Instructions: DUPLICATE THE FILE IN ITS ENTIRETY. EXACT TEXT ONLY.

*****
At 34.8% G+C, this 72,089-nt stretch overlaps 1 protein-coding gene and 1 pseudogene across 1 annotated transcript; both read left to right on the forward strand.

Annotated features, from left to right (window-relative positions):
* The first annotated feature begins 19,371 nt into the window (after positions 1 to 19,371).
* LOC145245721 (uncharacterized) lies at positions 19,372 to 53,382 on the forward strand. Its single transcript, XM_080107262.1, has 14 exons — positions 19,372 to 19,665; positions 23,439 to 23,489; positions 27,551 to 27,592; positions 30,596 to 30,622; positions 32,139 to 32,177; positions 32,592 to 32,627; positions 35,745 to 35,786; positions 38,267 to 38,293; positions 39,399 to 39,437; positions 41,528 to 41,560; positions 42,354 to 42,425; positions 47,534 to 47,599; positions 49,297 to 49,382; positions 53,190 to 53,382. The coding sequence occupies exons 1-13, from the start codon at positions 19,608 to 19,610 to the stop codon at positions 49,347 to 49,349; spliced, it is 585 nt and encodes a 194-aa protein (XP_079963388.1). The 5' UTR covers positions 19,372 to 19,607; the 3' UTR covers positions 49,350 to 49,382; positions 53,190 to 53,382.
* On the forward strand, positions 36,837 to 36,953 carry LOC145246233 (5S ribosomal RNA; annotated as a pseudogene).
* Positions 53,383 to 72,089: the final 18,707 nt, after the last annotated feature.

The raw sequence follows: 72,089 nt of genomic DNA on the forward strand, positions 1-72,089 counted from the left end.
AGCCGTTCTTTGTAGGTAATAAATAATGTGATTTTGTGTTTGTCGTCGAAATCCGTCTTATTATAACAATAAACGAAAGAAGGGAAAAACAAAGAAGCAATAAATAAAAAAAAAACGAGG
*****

At 34.8% G+C, this 72,089-nt stretch overlaps 1 protein-coding gene and 1 pseudogene across 1 annotated transcript; both read left to right on the forward strand.

Annotated features, from left to right (window-relative positions):
* The first annotated feature begins 19,371 nt into the window (after positions 1 to 19,371).
* LOC145245721 (uncharacterized) lies at positions 19,372 to 53,382 on the forward strand. Its single transcript, XM_080107262.1, has 14 exons — positions 19,372 to 19,665; positions 23,439 to 23,489; positions 27,551 to 27,592; positions 30,596 to 30,622; positions 32,139 to 32,177; positions 32,592 to 32,627; positions 35,745 to 35,786; positions 38,267 to 38,293; positions 39,399 to 39,437; positions 41,528 to 41,560; positions 42,354 to 42,425; positions 47,534 to 47,599; positions 49,297 to 49,382; positions 53,190 to 53,382. The coding sequence occupies exons 1-13, from the start codon at positions 19,608 to 19,610 to the stop codon at positions 49,347 to 49,349; spliced, it is 585 nt and encodes a 194-aa protein (XP_079963388.1). The 5' UTR covers positions 19,372 to 19,607; the 3' UTR covers positions 49,350 to 49,382; positions 53,190 to 53,382.
* On the forward strand, positions 36,837 to 36,953 carry LOC145246233 (5S ribosomal RNA; annotated as a pseudogene).
* Positions 53,383 to 72,089: the final 18,707 nt, after the last annotated feature.

The raw sequence follows: 72,089 nt of genomic DNA on the forward strand, positions 1-72,089 counted from the left end.
AGCCGTTCTTTGTAGGTAATAAATAATGTGATTTTGTGTTTGTCGTCGAAATCCGTCTTATTATAACAATAAACGAAAGAAGGGAAAAACAAAGAAGCAATAAATAAAAAAAAAACGAGG